Where are mod points when you need them. Very much this. The effect described by the parent post has happened in other industries, and will continue to happen until people become more wise.
That is not what sysrammer is saying. He is saying that the republicrats (not to mention the insurance industry) were stonewalling and attempting to cause delays, and that the demipubs were in danger of having the delay ending up in the same stasis field the patriot act is in.
So what he is saying is that the political theater needed to be disrupted in order for things to progress at all, even if the reality of things wasn't pretty.
I don't know, I don't think that guy from devshed defended his case well. In some cases he completely misses what the fractal article was trying to say. He says that the settings in php.ini that the fractal design article mentions are not problematic. He even says that the intransitive == operator is merely a result of loose typing and there is no legitimate issue there.
The == operator is listed as "flaky." The == operator is the core of loosely typed languages, and is immensely powerful. He thinks it's flaky because he can't wrap his brain around loose comparisons
And it gets worse:
array_search, strpos, and similar functions return 0 if they find the needle at position zero, but false if they don’t find it at all. In C, functions like strpos return -1 if the item isn’t found. If you don’t check for that case and try to use that as an index, you’ll hit junk memory and your program will blow up. [...] In, say, Python, the equivalent
So basically, if you don't include the right boilerplate around other languages, they fatally crash and destroy their state, potentially also destroying neighboring programs in memory. However, if you do the same erroneous code in PHP, it continues to work with slightly unexpected results. Tell me again why "keeps working" is a problem? Plus, for what might be the 10th time, he just plain doesn't understand loosely typed languages. Yes, false == zero. That's actually an incredibly powerful feature of the language. The boilerplate he's comparing about isn't exactly onerous either. Look, here it is: "!== false". Oh man, look out. That nearly broke my fingers I typed for so long.
Silently failing is bad. Failing catastrophically is preferable to random program behavior. That's the assumption behind what the original quote is saying (which may be explicitly stated in other parts of that article).
So yeah, I think the main purpose of the "hardly" rebuttal is to reinforce why the fractal of bad design article is correct.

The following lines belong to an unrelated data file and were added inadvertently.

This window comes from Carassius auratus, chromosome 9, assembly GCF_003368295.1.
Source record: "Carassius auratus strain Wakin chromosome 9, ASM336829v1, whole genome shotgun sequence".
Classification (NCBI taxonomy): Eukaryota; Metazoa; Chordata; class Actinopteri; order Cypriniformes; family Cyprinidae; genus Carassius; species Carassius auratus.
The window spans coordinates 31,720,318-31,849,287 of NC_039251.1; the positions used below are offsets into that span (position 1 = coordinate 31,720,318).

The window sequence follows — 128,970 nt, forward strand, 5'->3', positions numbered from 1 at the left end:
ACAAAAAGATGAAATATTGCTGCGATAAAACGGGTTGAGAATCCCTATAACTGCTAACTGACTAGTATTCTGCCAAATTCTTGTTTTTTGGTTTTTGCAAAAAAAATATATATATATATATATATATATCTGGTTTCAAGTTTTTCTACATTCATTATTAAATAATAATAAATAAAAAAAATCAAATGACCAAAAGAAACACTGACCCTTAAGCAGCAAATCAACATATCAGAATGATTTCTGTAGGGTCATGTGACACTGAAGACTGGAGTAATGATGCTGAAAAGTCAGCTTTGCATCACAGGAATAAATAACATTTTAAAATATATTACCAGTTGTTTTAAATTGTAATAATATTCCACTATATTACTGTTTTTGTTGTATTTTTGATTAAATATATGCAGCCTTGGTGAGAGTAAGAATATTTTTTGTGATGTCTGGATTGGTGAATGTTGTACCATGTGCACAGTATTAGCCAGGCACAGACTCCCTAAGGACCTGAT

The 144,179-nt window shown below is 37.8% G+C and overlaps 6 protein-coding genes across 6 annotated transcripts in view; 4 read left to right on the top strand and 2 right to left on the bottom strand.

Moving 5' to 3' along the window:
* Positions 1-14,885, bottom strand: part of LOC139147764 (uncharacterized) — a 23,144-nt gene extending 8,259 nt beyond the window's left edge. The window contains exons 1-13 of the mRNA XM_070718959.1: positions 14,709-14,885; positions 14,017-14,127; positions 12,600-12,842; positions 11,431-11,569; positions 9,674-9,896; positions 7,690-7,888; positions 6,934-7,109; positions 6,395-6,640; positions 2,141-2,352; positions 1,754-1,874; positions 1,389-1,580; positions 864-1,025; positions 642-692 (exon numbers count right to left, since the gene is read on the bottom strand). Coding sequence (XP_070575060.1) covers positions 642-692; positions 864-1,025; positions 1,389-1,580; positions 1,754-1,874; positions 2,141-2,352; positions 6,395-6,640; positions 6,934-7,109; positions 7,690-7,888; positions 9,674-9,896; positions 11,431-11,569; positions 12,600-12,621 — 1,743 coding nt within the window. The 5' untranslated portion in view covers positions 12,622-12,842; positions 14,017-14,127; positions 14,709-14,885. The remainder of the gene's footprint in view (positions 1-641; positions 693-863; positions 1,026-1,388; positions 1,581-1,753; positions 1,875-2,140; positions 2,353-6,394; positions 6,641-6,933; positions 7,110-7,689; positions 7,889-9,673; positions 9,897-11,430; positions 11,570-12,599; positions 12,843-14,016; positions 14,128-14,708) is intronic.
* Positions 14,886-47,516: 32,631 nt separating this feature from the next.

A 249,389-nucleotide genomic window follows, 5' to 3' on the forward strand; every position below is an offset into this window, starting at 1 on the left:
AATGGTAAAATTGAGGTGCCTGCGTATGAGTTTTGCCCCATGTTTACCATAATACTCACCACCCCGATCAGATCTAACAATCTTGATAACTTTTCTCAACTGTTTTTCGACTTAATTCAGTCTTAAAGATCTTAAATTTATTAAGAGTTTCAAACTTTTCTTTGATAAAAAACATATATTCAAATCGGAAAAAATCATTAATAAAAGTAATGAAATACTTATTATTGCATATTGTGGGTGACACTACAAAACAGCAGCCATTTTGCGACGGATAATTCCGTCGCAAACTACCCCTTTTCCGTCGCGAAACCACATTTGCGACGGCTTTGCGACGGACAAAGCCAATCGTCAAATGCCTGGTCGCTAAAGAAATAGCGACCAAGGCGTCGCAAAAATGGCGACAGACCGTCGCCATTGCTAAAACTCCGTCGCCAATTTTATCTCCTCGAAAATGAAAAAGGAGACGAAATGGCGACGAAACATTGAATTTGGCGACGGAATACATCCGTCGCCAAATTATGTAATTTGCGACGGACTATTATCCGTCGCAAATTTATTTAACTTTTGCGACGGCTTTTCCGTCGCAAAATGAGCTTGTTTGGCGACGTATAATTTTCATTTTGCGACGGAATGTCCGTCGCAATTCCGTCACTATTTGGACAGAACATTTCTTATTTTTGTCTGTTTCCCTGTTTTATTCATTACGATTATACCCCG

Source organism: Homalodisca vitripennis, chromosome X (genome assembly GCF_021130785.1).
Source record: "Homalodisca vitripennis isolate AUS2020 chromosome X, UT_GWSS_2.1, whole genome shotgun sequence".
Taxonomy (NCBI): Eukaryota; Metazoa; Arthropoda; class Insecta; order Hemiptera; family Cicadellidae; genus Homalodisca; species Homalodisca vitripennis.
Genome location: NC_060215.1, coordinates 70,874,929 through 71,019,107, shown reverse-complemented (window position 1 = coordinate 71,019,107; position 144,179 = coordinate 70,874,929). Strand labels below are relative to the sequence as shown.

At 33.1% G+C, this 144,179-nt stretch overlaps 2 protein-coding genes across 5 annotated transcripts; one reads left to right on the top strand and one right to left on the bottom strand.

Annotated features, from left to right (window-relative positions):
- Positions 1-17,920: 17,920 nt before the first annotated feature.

That would be true, if the "normal" behavior of drivers was reasonably safe.
Changing the conditions of the road is a band-aid fix. It is important to reduce accidents and fatalities by fixing the road. However, if you want to reduce the frequency of accidents to near-zero of any task where injury-causing accidents can be the result of human activity (and given the population of the roads in my city, we need to), you need to make sure people are not engaging in unsafe behavior. Dangerous situations can often be resolved by safe behavior -- I'm not saying safe behavior will help you inside a tornado or anything -- but unsafe behavior is unsafe so long as there exists an unsafe mode of failure.
What I'd really like is for vehicles to be near completely fail-safe, but we'd need to give them rails like trains or something. Merely making the road more "normal" is probably necessary here, but that is completely powerless to actually stop people from dying or getting seriously injured.
In the long run, we are all dead.
Governments have never worked for any real length of time in history. They have all collapsed.
Firstly, not being able to release in-house tools is a complete non-issue.
Secondly, if the programs are loosely coupled, the GPL, especially GPLv2, is very forgiving of proprietary code and GPLed code working together. You just have to mind your manners and know the rules. For the GPLv3, here are some basic rules from the GPL FAQ:
For instance, if the program uses only simple fork and exec to invoke and communicate with plug-ins, then the plug-ins are separate programs, so the license of the plug-in makes no requirements about the main program.
If the program dynamically links plug-ins, but the communication between them is limited to invoking the ‘main’ function of the plug-in with some options and waiting for it to return, that is a borderline case.
Furthermore, the system library exception may prove useful sometimes as well, though that is less common.
In conclusion then, while there is a kernel of truth hiding very, very well around what you are saying, it is largely FUD. From the GPL FAQ again:
Which programs you used to edit the source code, or to compile it, or study it, or record it, usually makes no difference for issues concerning the licensing of that source code.